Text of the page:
1) employer access to, and observation of, the personal Internet accounts of employees and applicants for employment;
2) educational institution access to, and observation of, the personal Internet accounts of students and prospective students; and
3) landlord access to, and observation of, the personal Internet accounts of tenants and prospective tenants.
The bill created Wis. Stat. § 995.55 which prohibits employers, educational institutions, and landlords are prohibited from requesting or requiring disclosure of “access information” for your “personal Internet accounts.” By using the verb “request,” the statute prohibits these entities from even asking you for this information. In other words, unless you voluntarily walk up to your boss and say, “hey you should follow me on Twitter- my username is "Mngmnt_stinks,” your boss will have to resort to more intensive research if he or she wants to find out who you are in the online universe. The statute says that the employer, educational institution, or landlord may not request or require you to “otherwise grant access to or allow observation of that account.” Wis. Stat. §§ 995.55(2)(a)(1), 995.55(3)(a)(1), 995.55(4)(a)(1). So if your boss demands that you accept her friend request on Facebook, this statute now provides you with the perfect, plausible excuse to say no.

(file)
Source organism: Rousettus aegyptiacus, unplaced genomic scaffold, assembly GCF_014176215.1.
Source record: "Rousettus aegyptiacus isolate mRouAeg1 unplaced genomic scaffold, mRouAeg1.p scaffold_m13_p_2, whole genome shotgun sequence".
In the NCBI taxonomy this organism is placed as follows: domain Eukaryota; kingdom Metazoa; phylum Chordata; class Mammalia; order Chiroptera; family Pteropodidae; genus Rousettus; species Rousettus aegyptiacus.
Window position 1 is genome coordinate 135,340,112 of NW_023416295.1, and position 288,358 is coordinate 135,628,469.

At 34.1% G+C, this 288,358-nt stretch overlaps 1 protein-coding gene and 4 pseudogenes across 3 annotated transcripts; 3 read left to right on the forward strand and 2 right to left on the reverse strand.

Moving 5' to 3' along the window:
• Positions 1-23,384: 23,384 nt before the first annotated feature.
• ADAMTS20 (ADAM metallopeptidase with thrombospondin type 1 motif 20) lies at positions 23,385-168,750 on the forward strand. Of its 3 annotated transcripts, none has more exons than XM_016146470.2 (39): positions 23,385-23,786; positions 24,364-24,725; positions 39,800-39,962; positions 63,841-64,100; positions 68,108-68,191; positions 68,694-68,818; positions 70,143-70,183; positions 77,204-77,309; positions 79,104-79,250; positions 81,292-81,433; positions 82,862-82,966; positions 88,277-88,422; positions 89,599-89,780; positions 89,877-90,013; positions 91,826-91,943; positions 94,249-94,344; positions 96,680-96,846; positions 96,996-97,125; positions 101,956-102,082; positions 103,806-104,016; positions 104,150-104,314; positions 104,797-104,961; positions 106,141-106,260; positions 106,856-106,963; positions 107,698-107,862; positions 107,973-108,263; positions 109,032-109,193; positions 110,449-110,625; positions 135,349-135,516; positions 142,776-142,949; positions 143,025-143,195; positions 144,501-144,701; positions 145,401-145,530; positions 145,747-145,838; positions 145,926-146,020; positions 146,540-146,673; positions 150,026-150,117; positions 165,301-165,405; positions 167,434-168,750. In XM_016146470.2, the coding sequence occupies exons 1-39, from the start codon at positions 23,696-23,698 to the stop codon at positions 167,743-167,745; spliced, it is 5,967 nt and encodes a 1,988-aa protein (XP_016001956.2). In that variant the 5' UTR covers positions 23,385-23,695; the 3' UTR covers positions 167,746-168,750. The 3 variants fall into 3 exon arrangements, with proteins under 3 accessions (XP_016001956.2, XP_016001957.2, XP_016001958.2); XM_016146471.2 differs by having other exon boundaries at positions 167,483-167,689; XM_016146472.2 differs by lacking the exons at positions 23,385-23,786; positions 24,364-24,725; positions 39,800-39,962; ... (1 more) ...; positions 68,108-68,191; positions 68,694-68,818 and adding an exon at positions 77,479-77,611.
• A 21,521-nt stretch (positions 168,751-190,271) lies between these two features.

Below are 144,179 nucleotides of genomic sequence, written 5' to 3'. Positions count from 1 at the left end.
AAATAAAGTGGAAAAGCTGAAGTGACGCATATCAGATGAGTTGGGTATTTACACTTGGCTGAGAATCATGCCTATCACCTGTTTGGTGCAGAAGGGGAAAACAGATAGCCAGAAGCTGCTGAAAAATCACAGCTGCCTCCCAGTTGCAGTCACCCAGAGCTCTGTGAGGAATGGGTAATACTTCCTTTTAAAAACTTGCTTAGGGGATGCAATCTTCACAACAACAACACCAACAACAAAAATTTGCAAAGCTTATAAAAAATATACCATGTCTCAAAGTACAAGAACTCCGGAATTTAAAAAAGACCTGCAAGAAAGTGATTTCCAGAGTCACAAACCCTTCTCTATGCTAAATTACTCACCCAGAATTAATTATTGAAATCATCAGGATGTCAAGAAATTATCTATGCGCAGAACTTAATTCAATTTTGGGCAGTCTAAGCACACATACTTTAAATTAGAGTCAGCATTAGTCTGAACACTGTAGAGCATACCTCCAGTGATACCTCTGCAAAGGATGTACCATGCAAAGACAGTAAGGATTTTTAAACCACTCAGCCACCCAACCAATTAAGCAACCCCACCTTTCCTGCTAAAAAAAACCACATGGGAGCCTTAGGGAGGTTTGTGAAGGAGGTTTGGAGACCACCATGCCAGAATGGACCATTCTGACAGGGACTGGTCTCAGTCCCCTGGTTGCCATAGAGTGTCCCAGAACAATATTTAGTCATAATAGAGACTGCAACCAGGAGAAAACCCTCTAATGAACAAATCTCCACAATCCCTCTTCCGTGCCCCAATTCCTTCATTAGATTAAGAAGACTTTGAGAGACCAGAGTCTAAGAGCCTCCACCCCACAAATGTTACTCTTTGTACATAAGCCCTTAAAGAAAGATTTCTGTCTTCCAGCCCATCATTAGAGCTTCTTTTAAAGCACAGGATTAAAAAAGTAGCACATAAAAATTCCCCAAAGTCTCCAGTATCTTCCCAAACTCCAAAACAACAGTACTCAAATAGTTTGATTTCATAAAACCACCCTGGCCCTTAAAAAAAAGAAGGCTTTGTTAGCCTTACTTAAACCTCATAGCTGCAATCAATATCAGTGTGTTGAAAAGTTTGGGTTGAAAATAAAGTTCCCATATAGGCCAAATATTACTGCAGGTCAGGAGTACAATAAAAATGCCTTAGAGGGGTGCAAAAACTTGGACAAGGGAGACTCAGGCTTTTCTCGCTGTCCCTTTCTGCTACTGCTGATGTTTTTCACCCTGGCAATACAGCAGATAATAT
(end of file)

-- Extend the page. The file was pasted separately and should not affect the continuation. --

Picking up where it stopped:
Another key term under the statute is “access information.” The statute places restrictions on the ability to obtain information necessary to access a personal Internet account. The statute defines access information as “a user name and password or any other security information that protects access to a personal Internet account.” Thus, information such as “your mother’s maiden name” and “the street you grew up on” that may be relevant to retrieving a password also is protected. So an employer can’t skirt the new law by asking for the employee’s security questions and then making some educated guesses. The statute says that the employer, educational institution, or landlord may not request or require you to “otherwise grant access to or allow observation of that account.” Wis. Stat. §§ 995.55(2)(a)(1), 995.55(3)(a)(1), 995.55(4)(a)(1). So if your boss demands that you accept her friend request on Facebook, this statute now provides you with the perfect, plausible excuse to say no.
However, an employer can still request or require you to disclosure your personal email address. Wis. Stat. § 995.55(2)(b)(7). Employers and educational institutions may require an individual to disclose information to access a device, account, or service they provide to the individual. Although this exception allows access to a tablet, laptop, or smartphone that the employer or educational institution provides to an individual, a personal social media account accessed through the device is still protected.
The statute also defines “employer” broadly. If you employ at least one individual, you may be an employer. The state and municipalities are employers, as are the legislature and the courts. Wis. Stat. § 995.55(1)(c). the statute also defines “educational institution” broadly to encompass both public and private schools and to span grade school through college level education. Wis. Stat. § 955.55(1)(b).